Calls to ban affordable kitchen feature used by thousands of homeowners renovating their properties increase as tradies fall ill
- An affordable renovation trend has coincided with rising rates of a deadly illness
- Tradespeople are contracting silicosis from cutting artificial stone benchtops
- It is an irreversible lung disease caused by inhaling particles of silica dust
- Many who are diagnosed with the condition are aged in their 20s and 30s
- Calls to ban the popular marble alternative are growing louder amid health fears
Calls to ban popular artificial stone benchtops are growing louder amid rising rates of a deadly respiratory illness among Australian construction workers.
The benchtops, which have become popular in recent years as an affordable alternative to the marble or granite traditionally used to cover kitchen counter space, are attractive and thousands of dollars cheaper than their natural counterparts.
But the National Dust Diseases Taskforce says the renovation trend has coincided with soaring rates of silicosis – an incurable and debilitating lung disease described as the biggest threat to tradespeople since asbestos.
It is a progressive and irreversible disease contracted by inhaling tiny particles of silica dust that settle in the lungs.
Artificial stone benchtops have become popular in recent years as an affordable alternative to the marble or granite traditionally used to cover kitchen counter space (stock image)
The particles become airborne during the cutting, polishing and grinding of engineered stone, a common substitute for marble benchtops which is made of about 90 percent crystalline silica.
Many who are diagnosed with the condition are aged in their 20s and 30s, prompting tradies and medical professionals to push for change.
The latest latest meeting of the task force saw members agree on a ban of artificial stone if other measures to protect workers’ safely fail, news.com.au reported.
The issue became headline news in early 2019 when Gold Coast stonemason Anthony White died of silicosis at the age of 36.
What is silicosis?
Silicosis is a long-term lung disease caused by inhaling unsafe levels of silica dust, usually over a period of many years.
You are at risk of silicosis if you work with quartz, sand, stone, soil, granite, brick, cement, grout, mortar, bitumen or engineered stone products.
These materials contain the mineral silica and working with them can create a very fine dust that’s easily inhaled.
Once inside your lungs, the dust particles can scar the tissue, resulting in the condition known as silicosis.
Those most at risk of contracting the disease are stonemasons, stonecutters, potters, miners, sandblasters and anyone working in construction or demolition.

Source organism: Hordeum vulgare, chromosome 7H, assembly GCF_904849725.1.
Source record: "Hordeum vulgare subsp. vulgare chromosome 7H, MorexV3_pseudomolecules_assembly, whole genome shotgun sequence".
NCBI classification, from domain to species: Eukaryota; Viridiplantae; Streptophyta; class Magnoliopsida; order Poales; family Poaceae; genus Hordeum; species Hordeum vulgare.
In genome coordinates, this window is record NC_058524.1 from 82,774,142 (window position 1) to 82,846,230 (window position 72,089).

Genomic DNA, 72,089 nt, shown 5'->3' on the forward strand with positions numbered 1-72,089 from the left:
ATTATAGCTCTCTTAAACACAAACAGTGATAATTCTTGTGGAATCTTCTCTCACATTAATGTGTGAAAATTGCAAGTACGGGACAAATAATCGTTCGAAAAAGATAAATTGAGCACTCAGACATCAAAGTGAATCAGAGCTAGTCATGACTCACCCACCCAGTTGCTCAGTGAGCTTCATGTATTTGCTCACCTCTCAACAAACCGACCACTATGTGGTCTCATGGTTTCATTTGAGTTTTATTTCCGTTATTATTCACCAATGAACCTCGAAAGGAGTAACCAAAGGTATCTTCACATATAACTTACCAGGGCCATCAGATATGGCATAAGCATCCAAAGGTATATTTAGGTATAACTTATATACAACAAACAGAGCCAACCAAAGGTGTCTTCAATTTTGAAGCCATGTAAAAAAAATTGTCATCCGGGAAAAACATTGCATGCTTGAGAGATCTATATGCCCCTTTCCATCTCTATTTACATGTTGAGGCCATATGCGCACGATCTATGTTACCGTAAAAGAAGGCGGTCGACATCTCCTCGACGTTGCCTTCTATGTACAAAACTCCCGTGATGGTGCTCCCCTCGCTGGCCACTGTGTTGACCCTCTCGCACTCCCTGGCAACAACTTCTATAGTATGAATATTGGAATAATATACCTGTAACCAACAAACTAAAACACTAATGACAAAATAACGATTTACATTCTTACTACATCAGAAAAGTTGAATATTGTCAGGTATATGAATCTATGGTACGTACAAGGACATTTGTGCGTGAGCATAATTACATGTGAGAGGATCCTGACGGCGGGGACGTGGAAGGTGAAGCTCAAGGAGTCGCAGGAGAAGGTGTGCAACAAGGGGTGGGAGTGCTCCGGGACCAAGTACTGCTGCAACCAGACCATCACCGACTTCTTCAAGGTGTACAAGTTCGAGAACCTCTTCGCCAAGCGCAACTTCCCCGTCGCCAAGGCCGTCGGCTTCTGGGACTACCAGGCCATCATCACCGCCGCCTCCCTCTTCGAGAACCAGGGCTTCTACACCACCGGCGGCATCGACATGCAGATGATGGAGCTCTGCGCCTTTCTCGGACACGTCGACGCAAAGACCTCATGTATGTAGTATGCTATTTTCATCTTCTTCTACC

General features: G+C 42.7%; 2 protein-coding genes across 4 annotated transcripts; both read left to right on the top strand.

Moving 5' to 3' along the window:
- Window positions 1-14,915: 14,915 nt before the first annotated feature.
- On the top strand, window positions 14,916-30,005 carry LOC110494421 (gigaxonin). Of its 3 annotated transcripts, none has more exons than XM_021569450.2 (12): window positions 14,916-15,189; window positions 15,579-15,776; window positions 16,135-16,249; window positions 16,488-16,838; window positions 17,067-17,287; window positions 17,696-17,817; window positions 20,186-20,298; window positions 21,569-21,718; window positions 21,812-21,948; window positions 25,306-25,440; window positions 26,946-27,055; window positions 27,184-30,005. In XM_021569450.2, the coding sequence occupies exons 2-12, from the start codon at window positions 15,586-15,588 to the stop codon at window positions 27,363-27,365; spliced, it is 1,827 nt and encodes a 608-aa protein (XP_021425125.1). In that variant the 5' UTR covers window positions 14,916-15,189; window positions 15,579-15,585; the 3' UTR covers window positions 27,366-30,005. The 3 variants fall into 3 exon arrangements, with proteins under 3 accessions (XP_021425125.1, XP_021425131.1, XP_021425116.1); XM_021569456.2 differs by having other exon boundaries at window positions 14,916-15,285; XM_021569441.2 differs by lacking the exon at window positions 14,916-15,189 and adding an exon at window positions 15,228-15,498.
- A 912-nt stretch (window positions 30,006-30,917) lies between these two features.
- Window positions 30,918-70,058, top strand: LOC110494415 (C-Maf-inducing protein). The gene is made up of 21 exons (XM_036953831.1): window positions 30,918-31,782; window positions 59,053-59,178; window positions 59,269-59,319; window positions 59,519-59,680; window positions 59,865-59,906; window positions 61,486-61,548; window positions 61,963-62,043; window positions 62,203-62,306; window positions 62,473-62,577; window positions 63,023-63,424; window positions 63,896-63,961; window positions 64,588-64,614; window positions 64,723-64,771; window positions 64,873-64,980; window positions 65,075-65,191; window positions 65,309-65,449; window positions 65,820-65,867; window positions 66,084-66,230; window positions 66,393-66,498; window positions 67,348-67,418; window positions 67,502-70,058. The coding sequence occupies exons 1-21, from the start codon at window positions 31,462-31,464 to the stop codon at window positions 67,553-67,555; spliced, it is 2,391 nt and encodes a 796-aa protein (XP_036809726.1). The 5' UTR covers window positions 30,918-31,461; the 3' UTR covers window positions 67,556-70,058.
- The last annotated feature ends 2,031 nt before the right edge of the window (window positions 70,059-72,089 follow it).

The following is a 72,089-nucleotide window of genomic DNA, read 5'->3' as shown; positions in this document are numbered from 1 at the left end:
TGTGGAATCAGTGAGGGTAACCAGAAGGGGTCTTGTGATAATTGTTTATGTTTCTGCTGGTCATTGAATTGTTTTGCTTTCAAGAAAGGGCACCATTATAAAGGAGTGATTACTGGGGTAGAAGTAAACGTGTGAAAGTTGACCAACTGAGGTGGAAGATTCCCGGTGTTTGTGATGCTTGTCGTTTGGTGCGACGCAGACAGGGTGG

Source: Health Direct Australia
His younger brother, former stonemason Shane Parata, broke down during an interview on Sydney’s Triple M radio station as he urged fellow tradesmen to reconsider their future in the industry.
Mr Parata, who had recently been diagnosed with the condition himself, questioned why companies are still using products that pose such a grave risk to up to 500,000 stonemasons across Australia.
‘Why are we still using this product we know is still killing people? It’s killed one, it’s killed my brother,’ he said at the time.
Mr Parata said there wasn’t enough emphasis on how bad the product can be, and how it was treated like granite or marble.
Because of his lower levels of exposure, Mr Parata suffers from a milder case of silicosis than his brother had.
Anthony White (pictured) was believed to be the first tradesman to die after experts warned about engineered stone in 2018, calling it ‘the next asbestos’
Shane Parata (pictured) was diagnosed with silicosis days before it killed his brother Anthony
The National Task Force has received submissions from unions, workplace experts and advocacy groups including the Australian Cancer Council, arguing for enhanced safety measures.
The NSW government responded by warning that a blanket ban would result in widespread job losses and suggesting ‘effective risk controls’ in its place.
It noted that dry cutting has already been banned in NSW, Queensland and Victoria, while a lower standard for the level of silica dust considered safe in the workplace and a new national code of practice have been implemented.
A final report by the task force is set to be handed down in June.
Meanwhile, Australian stonemasons affected by the disease are leading a class action against manufacturers.